- A strategic thinker asks business leaders about their challenges and problems, explains security tools in place, and leverages them in creative ways to solve business problems. For example:
- using security video analytics to display queuing data for customer service lines and responsiveness
- using video for quality assurance of after-hours vendor services like cleaning
- using access control readers on multifunction devices like office printers to reduce waste and improve information security
- using access control data to assess office population density and space utilization to inform business decisions in HR and facilities
Put simply, tactical thinking asks "how." Strategic thinking asks "what if."
Signs of Imbalance
SEC faculty have worked with many security leaders who, for a number of reasons, think primarily tactically rather than both tactically and strategically. The following could indicate that you are overfocused on tactical thinking:
- You feel constantly overwhelmed
- You don't network or present at conferences or events
- You don't know your company's top three goals
- You have not read your company's 10K
- You talk about immediate needs, but not about the next quarter or the quarters beyond
- You don't know many key leaders in other functions at or above your level
- You are surprised by company announcements like mergers and acquisitions
- You find that senior management asks security risk-related questions of other groups, like public affairs or international government relations, rather than the security function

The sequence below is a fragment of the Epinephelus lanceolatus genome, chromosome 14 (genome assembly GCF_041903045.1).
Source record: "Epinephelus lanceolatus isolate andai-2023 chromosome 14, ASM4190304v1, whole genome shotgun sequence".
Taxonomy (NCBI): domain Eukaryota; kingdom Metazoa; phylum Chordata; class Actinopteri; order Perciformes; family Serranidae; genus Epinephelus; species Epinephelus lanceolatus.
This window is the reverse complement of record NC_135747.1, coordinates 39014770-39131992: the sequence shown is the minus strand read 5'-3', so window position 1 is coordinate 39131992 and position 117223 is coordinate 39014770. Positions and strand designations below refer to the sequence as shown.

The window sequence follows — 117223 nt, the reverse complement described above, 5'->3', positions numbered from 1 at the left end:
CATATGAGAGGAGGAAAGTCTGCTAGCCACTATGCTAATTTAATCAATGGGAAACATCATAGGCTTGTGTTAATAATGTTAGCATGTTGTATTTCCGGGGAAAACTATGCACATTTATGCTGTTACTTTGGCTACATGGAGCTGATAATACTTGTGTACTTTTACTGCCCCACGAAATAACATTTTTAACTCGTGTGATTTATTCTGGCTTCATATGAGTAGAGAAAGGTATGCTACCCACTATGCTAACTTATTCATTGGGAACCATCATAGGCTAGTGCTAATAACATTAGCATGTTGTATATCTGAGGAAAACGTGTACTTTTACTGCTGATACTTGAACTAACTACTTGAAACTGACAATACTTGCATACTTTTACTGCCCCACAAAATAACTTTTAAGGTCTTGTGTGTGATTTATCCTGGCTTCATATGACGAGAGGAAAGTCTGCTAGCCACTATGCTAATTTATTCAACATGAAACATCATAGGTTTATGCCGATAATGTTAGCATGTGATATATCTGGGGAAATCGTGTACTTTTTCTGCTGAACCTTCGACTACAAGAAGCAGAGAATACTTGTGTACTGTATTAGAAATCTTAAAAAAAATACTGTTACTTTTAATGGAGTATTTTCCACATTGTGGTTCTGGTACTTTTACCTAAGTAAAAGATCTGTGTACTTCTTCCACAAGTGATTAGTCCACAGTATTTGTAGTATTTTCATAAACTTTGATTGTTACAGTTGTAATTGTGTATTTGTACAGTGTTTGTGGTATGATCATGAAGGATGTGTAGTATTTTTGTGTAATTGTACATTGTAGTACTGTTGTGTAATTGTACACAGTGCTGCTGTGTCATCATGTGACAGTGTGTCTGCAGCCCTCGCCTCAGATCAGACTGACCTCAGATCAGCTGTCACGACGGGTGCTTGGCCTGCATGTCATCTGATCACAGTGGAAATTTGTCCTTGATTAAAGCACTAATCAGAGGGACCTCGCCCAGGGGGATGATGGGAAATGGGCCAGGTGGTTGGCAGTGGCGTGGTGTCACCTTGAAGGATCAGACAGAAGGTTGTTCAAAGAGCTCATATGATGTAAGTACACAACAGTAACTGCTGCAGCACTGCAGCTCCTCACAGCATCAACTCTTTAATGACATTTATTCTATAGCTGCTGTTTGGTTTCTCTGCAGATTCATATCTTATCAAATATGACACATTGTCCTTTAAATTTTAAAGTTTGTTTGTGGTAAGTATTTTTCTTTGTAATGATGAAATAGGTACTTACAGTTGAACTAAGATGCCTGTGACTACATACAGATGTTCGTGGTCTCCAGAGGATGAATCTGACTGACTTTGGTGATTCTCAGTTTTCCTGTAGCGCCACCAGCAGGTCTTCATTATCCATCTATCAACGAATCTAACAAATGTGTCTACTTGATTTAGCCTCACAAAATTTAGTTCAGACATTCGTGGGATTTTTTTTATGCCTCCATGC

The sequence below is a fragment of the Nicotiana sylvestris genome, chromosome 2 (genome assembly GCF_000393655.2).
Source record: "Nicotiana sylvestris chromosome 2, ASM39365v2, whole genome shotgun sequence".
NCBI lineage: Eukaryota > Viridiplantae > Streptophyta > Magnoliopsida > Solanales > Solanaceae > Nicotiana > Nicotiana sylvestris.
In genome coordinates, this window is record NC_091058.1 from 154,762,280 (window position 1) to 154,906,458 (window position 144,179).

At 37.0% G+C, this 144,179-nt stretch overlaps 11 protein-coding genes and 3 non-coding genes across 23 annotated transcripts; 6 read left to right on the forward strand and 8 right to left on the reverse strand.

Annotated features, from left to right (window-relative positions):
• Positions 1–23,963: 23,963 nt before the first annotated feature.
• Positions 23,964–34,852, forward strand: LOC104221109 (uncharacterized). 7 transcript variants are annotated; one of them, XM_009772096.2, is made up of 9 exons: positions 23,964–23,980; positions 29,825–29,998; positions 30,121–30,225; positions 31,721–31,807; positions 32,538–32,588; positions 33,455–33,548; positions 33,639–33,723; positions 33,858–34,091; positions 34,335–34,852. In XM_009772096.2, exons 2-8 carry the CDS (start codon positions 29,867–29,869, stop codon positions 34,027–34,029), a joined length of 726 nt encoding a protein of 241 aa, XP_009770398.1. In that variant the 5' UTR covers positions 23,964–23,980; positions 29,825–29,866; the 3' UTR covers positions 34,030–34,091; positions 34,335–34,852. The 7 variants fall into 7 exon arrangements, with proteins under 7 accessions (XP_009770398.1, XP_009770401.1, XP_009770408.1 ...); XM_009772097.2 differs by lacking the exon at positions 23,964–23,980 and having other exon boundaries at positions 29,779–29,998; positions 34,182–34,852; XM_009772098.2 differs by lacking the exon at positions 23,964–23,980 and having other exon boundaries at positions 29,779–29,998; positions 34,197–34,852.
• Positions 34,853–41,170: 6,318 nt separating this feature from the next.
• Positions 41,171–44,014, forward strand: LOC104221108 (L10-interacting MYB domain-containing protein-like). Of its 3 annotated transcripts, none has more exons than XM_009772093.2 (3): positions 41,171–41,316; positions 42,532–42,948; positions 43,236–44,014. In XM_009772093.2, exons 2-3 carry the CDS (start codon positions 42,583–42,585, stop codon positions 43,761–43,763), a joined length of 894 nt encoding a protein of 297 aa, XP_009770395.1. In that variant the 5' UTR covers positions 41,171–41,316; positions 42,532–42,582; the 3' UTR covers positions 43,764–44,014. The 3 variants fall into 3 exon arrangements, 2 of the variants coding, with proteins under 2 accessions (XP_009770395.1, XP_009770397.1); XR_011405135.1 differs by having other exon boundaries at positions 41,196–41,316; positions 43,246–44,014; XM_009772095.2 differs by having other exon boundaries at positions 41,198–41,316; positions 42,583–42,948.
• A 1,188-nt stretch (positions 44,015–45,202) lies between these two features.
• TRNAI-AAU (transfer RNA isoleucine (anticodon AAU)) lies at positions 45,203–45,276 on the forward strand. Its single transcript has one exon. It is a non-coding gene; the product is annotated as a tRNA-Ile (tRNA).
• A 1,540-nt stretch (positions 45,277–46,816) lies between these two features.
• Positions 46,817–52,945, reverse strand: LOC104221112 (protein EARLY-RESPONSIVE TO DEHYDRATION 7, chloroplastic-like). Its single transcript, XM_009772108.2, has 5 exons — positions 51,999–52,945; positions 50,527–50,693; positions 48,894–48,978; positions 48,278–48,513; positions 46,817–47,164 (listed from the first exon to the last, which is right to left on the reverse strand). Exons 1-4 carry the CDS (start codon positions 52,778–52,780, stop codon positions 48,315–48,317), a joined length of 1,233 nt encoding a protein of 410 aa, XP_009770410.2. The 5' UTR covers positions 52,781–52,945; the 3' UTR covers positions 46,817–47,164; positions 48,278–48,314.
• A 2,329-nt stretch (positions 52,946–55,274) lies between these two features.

- You become aware that the company is engaging outside security experts without involving you
- You do not conduct annual strategic planning meetings or develop strategic plans that describe your mission, goals and objectives, with KPIs
- You are having trouble meeting your boss' expectations
- You collect incident reports and data but don't use it to develop actionable metrics
Obstacles to Strategic Thinking
"Who has the time?" This is one of the more commonly cited reasons security leaders put off strategic thinking. If all your time is being taken up by the day-to-day and by putting out fires, there could be a number of underlying issues.
- You lack adequate resources to efficiently manage operational and tactical issues. This could mean you operate in severe threat industries or locales, and/or you do not have adequate manpower to delegate, and/or you do not have the budget to implement enough solutions to mitigate everyday threats.